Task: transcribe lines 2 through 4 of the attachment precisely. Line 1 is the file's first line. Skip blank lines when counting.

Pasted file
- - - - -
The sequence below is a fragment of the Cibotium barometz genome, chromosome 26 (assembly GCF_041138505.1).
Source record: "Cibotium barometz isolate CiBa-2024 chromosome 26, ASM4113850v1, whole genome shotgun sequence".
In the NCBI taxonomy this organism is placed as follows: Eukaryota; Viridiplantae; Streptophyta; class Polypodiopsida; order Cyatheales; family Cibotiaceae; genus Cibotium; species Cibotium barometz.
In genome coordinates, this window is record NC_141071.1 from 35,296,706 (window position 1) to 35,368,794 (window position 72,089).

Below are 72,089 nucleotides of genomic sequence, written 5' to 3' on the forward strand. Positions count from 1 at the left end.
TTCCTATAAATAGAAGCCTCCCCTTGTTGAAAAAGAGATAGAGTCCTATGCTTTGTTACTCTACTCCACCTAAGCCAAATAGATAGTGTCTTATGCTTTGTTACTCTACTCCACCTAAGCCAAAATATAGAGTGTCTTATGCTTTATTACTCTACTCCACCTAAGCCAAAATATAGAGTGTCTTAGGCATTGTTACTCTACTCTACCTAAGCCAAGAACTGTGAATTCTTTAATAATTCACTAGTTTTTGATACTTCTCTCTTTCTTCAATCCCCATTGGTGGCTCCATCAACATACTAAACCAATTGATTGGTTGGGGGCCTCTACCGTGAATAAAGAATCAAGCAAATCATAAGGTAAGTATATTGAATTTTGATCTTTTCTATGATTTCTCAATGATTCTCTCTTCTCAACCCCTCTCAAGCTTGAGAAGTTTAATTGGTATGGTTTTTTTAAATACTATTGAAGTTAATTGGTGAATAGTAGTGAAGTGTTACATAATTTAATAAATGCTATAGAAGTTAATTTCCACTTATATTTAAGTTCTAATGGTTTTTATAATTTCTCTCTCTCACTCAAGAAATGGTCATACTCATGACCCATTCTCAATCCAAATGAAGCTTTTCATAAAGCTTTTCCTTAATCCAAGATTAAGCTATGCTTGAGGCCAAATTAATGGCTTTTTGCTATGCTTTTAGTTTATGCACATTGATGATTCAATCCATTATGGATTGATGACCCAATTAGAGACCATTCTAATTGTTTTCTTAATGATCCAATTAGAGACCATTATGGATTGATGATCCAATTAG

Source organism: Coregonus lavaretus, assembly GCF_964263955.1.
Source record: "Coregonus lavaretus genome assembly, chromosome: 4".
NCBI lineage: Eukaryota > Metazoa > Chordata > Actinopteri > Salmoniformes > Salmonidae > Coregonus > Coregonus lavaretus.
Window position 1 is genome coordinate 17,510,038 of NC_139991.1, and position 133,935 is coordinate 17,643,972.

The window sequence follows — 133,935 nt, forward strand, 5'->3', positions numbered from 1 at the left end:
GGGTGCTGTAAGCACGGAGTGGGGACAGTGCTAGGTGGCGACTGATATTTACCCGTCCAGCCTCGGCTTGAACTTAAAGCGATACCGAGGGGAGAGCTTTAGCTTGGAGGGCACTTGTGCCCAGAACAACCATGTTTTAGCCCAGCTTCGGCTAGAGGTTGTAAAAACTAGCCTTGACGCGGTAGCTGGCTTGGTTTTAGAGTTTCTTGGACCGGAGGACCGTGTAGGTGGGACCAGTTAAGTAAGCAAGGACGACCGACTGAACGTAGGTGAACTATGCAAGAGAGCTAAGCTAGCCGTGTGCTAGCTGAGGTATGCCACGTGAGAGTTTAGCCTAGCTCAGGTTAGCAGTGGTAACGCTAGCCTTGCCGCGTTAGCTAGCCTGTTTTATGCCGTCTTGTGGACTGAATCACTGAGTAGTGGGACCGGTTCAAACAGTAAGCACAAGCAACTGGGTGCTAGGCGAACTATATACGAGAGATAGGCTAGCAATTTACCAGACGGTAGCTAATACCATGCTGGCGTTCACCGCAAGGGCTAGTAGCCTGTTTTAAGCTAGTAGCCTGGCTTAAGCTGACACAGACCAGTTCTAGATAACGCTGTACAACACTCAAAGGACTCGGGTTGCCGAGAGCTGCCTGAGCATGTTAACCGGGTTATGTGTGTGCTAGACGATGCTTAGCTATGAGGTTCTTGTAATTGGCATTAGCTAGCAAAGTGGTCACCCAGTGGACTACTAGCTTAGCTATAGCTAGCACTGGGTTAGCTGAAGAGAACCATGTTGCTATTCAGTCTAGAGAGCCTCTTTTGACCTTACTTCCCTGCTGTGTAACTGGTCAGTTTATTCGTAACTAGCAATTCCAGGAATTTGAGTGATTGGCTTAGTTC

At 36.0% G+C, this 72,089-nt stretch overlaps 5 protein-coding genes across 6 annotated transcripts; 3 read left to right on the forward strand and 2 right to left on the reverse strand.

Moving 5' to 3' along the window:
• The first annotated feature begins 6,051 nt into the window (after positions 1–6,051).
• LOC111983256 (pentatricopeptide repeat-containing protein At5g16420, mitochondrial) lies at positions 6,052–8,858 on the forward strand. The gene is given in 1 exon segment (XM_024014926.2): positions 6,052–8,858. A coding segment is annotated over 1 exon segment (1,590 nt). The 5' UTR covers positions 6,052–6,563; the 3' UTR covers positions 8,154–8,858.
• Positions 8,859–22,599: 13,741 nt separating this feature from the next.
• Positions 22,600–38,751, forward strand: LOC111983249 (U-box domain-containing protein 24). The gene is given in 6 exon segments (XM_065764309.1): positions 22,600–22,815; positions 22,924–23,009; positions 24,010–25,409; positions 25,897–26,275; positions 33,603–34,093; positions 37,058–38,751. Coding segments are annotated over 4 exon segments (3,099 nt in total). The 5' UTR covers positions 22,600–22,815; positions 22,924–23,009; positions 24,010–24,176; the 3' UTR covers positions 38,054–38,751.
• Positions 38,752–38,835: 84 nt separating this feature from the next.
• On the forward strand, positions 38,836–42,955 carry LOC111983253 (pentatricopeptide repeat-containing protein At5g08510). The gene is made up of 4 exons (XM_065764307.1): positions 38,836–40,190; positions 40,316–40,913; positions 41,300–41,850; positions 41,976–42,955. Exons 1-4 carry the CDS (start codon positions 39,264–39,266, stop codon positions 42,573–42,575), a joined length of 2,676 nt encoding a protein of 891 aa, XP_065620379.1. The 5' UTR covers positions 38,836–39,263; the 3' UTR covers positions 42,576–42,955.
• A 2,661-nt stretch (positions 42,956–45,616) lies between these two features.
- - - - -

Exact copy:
Source record: "Cibotium barometz isolate CiBa-2024 chromosome 26, ASM4113850v1, whole genome shotgun sequence".
In the NCBI taxonomy this organism is placed as follows: Eukaryota; Viridiplantae; Streptophyta; class Polypodiopsida; order Cyatheales; family Cibotiaceae; genus Cibotium; species Cibotium barometz.
In genome coordinates, this window is record NC_141071.1 from 35,296,706 (window position 1) to 35,368,794 (window position 72,089).